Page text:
The MRX complex is required for the recruitment of Tel1 to DSB ends (39
). On the other hand, the lack of Tel1 causes a decrease of MRX binding at telomeres (26
), suggesting that Tel1 exerts a positive-feedback loop on MRX. However, the physiological relevance of this control was unknown. By studying the effects on telomere processing and elongation of the lack of Tel1 compared with the effects of the dominant Tel1-hy909 variant, we provide evidence that Tel1 is crucial for counteracting Rif2-dependent negative regulation of telomere resection and elongation.
We show that the lack of Tel1, which is known to cause telomere shortening (22
), decreases both MRX-dependent resection at a DSB end carrying telomeric repeats and the amount of ssDNA formation at native telomeres. Together with the notion that MRX association at telomeres is impaired by the lack of Tel1 (26
), these data indicate that Tel1, once loaded onto DNA ends by MRX, regulates 5′-3′ nucleolytic degradation of telomere ends by promoting MRX activity. This role of Tel1 is not restricted to telomere ends, as the lack of Tel1 was shown to slightly impair generation of ssDNA also at intrachromosomal DSBs (34
Consistent with a role of Tel1 in regulating telomere end resection, the TEL1-hy909
mutation, which causes telomerase-dependent telomere overelongation, increases the amount of ssDNA at telomeres. This increase becomes apparent even in the absence of telomerase, indicating that it is due to an enhanced resection rather than to telomerase action. Moreover, the TEL1-hy909
mutation accelerates the onset of senescence of telomerase-negative cells. As telomeric ssDNA has been proposed to trigger senescence (1
), this finding further supports the hypothesis that the Tel1-hy909 variant enhances nucleolytic degradation at telomeres. Accordingly, the lack of Tel1, which reduces the amount of telomeric ssDNA, attenuates the senescence phenotype of telomerase-negative cells (19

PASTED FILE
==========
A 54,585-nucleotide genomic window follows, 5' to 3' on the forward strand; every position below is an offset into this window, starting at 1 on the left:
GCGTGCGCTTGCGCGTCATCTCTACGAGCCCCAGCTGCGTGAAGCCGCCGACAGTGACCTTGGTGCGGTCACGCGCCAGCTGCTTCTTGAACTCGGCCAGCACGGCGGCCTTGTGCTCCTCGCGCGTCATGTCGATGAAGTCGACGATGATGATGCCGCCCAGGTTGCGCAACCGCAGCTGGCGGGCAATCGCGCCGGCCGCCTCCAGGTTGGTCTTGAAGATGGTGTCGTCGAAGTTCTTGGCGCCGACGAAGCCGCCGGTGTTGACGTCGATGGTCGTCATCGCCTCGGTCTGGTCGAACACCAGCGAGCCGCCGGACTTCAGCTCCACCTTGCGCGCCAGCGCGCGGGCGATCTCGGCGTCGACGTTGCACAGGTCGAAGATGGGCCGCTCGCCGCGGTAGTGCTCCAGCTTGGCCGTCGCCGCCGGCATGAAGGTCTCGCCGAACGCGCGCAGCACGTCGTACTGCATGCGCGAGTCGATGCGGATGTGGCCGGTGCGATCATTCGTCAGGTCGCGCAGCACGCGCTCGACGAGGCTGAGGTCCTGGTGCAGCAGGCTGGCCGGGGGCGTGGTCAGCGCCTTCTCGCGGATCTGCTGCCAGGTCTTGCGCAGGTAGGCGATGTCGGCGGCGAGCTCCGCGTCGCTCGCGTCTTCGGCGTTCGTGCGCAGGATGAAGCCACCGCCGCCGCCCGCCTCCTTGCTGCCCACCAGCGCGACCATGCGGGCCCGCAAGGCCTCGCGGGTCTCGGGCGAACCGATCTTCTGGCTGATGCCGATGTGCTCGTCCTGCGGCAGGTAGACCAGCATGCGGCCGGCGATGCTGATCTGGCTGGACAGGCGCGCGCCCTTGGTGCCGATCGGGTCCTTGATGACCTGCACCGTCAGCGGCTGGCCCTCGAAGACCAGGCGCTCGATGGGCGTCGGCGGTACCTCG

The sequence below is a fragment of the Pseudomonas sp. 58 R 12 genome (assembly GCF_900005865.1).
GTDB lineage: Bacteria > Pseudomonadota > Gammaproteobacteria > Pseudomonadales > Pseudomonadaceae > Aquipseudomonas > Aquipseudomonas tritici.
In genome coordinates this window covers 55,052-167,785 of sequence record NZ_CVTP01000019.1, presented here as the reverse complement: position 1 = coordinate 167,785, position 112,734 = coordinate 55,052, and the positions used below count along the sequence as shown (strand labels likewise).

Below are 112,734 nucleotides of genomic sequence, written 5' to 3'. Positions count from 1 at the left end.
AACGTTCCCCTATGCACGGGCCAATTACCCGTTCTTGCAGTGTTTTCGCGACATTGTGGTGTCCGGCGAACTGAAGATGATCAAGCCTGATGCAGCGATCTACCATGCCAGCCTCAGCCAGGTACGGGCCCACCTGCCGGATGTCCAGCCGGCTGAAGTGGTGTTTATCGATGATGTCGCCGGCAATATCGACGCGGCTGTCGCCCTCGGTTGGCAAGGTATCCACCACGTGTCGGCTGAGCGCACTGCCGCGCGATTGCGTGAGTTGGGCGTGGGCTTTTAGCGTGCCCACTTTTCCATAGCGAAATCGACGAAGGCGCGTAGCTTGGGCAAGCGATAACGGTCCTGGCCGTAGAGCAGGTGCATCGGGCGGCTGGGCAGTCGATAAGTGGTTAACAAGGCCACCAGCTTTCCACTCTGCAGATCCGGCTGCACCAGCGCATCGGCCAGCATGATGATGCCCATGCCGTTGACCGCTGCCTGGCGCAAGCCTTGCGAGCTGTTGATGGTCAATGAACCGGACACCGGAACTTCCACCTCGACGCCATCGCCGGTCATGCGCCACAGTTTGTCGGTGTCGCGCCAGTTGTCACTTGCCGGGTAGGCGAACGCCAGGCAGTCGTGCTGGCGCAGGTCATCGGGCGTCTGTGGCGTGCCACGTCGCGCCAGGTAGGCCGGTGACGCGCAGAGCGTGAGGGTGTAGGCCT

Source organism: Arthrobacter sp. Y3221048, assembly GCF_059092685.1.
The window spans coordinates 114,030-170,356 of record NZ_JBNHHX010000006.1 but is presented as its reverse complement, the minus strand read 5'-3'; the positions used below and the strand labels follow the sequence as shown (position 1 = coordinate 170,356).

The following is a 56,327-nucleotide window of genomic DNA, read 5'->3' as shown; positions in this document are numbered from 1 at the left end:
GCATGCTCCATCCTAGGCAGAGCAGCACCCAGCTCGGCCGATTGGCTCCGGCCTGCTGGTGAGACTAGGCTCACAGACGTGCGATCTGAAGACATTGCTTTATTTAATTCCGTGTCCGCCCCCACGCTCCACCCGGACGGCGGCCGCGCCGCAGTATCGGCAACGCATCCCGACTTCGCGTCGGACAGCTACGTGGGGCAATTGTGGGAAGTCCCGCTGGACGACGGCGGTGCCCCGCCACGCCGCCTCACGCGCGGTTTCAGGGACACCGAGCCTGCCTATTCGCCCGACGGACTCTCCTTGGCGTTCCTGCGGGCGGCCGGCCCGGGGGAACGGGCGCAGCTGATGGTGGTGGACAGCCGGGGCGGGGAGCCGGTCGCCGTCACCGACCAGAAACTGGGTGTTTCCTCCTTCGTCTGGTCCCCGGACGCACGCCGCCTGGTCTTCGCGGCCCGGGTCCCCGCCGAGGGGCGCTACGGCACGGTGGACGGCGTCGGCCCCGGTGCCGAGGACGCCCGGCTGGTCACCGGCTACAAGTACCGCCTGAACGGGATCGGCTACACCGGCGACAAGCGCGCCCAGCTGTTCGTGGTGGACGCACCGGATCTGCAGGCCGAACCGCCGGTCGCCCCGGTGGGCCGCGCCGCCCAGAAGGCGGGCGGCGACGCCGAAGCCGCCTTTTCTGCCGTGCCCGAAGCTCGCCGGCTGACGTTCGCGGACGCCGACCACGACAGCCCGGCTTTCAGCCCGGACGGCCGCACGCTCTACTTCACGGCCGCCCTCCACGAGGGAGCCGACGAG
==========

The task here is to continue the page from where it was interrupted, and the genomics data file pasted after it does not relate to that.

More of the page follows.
How does Tel1-hy909 enhance telomere processing and elongation? Both the enhanced resection and elongation of TEL1-hy909
telomeres require Tel1-hy909 kinase activity, further confirming that Tel1 acts as a kinase at telomeres (33
). Like most of the other Tel1-hy variants that we found by virtue of their ability to suppress the hypersensitivity to genotoxic agents of mec1
Δ cells, the Tel1-hy909 variant has enhanced kinase activity in vitro
compared to wild-type Tel1 (3
). However, only the Tel1-hy909 variant confers a striking telomere overelongation phenotype (3
), implying that this phenotype cannot be entirely ascribed to the high Tel1-hy909 kinase activity.
Tel1-hy909 is more robustly associated than wild-type Tel1 to DSB ends carrying telomeric repeats during both the G1
cell cycle phases, likely leading to increased MRX and Est1 persistence at telomeric ends. In fact, the amounts of Mre11 and Est1 bound to telomeric DNA ends are higher in TEL1-hy909
cells than wild-type cells. While enhanced MRX association could explain the increased efficiency of TEL1-hy909
telomere resection, stabilization of Est1 binding to telomeric ends may account for the overelongation of TEL1-hy909
telomeres. Because MRX is required to load Tel1 onto DNA ends (39
) and to support Tel1-hy909 activities, this robust Tel1-hy909 association to telomeres may be due to an increased ability of Tel1-hy909 to interact with MRX compared to wild-type Tel1, as also suggested by the dominant effects of the TEL1-hy909
allele. Unfortunately, we have so far been unable to coimmunoprecipitate Tel1 with MRX to assess this possibility.
MRX-dependent generation of ssDNA at telomeres is prevented by Rif2 during both G1
). We show that neither processing nor elongation of TEL1-hy909
telomeres is inhibited by Rif2, indicating a failure of Rif2 to counteract MRX activity in the presence of the Tel1-hy909 variant. As Rif2 has been proposed to compete with Tel1 for binding to MRX (26
), the dominant Tel1-hy909 variant might escape the Rif2-mediated negative control by binding to MRX more efficiently than wild-type Tel1. Because Tel1 exerts a positive-feedback loop on MRX, this robust Tel1-hy909 recruitment may in turn stabilize MRX association to telomeric ends, possibly through phosphorylation events.